My older daughter got in the car after soccer camp yesterday and announced, “I made some new friends.” It took a minute for my brain to process those words. Those words might not seem unusual to some of you, but my older daughter is often painfully shy in large groups. She generally sits back and says little, rarely putting herself in a position where she becomes the center of attention.
I asked a few questions about her new friends and discovered that she had asked enough questions to know where they go to school and what soccer team they had played for last year. She also discovered that they were new to the team like her, and she revealed that she had been the person to initiate the conversation.
On the drive home, I savored the moment. We’ve been talking with her all summer about the fact that in order to make new friends, she has to be willing to offer up something of herself, she has to be willing to risk being the first person to talk. Yesterday’s success was a confidence booster for her and a moment of parenting success to be savored.
So many of our parenting moments are ones of frustration and failure. Some days it seems like nothing I say or do is getting through to my girls. As they get older, they’ve perfected the art of letting me know they think I’m clueless about their worlds. But yesterday proved something to me — our kids are listening when we speak, even if it seem they are not.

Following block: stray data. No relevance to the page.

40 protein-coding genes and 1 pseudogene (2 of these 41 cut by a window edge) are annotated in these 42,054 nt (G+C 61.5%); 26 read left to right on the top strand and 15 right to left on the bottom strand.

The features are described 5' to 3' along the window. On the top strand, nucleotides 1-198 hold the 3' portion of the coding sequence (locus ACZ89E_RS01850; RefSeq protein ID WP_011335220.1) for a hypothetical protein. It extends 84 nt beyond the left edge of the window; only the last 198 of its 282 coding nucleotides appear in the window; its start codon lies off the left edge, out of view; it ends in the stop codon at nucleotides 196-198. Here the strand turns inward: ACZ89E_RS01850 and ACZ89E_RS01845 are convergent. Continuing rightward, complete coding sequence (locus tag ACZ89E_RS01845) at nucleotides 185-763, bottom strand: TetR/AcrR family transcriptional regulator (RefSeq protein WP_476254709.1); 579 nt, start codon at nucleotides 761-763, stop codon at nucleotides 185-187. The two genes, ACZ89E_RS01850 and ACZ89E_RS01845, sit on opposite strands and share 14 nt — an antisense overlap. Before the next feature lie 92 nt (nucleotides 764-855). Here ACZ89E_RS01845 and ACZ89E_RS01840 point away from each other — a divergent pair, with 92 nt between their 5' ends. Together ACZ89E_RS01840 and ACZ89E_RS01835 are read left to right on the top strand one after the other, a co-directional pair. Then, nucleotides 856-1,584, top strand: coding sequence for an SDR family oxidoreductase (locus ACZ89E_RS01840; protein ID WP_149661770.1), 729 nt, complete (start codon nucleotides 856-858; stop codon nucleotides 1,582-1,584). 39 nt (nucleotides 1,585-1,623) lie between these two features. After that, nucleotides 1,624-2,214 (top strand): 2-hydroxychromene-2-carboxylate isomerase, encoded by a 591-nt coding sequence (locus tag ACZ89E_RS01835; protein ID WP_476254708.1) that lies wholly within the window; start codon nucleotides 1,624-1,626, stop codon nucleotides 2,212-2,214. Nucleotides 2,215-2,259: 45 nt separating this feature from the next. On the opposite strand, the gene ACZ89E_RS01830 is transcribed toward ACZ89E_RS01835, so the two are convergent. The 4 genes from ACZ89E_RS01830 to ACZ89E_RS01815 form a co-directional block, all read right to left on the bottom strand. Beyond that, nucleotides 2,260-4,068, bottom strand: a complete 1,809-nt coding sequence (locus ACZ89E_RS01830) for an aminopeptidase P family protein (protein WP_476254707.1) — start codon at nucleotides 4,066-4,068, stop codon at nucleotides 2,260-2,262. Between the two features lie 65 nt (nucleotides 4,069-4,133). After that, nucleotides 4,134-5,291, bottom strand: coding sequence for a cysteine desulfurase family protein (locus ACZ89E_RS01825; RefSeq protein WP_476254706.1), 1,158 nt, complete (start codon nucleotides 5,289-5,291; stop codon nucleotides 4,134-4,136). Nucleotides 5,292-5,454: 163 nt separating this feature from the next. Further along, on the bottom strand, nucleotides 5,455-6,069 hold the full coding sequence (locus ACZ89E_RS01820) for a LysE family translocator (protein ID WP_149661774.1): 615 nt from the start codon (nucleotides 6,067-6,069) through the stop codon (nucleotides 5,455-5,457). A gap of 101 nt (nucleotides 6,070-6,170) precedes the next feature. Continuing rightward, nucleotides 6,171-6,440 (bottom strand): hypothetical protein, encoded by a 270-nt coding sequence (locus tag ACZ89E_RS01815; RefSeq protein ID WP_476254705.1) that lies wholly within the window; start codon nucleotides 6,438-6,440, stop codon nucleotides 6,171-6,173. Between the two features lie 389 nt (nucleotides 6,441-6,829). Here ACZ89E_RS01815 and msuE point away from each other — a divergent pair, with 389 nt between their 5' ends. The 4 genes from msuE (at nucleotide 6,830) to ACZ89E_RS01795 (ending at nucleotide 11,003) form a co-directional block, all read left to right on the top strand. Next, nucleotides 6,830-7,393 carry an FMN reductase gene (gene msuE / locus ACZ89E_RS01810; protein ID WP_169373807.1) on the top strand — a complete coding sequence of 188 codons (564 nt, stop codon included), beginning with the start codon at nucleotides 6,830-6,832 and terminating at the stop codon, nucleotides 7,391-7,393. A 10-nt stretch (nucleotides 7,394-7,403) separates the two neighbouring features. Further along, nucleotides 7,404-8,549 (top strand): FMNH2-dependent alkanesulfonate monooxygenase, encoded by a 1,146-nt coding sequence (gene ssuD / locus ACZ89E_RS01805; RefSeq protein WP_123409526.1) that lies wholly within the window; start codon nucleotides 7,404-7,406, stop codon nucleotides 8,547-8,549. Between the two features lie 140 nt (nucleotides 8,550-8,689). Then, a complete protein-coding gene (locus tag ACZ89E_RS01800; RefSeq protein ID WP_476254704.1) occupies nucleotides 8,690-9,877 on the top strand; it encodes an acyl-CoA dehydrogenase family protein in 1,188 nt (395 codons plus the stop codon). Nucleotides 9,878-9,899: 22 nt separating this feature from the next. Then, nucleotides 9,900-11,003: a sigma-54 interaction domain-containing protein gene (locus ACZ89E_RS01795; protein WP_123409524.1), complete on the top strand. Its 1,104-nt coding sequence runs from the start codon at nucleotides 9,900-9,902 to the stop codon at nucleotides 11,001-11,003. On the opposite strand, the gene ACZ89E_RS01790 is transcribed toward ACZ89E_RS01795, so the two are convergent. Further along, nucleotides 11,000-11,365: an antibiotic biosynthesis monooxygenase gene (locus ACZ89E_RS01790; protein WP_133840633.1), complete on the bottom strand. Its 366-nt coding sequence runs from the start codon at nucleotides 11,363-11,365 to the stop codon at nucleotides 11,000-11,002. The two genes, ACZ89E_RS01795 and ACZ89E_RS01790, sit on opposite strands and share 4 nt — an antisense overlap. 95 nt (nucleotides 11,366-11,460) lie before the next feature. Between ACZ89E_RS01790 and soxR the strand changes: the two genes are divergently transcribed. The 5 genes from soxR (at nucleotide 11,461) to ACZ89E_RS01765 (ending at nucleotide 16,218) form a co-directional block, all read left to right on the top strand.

In all the conversations I’ve had with my older daughter about making friends, I’ve never gotten the impression that she is taking my advice seriously. I often get the standard, “Mom, I know” or a teenage eye roll. I never get “Mom, that’s a good idea” or even, “I’ll think about it.”
But even when our kids are busy rolling their eyes or seemingly ignoring us, they are listening. What we say and do is making an impression, and sometimes, we get to see the fruits of all our labors in their actions. Even when we don’t see any change, even when we find ourselves wondering why our kids don’t listen, we have to keep in mind that our words may come back to them later when God has softened their hearts and they are ready to make a change.
No matter how much it seems your kids aren’t listening, no matter how often it seems your words go in one ear and out the other, keep talking to your kids. Keep offering them Godly wisdom and advice. Keep pushing them to be the person God made them to be.
Because our kids are listening — even when they are rolling their eyes.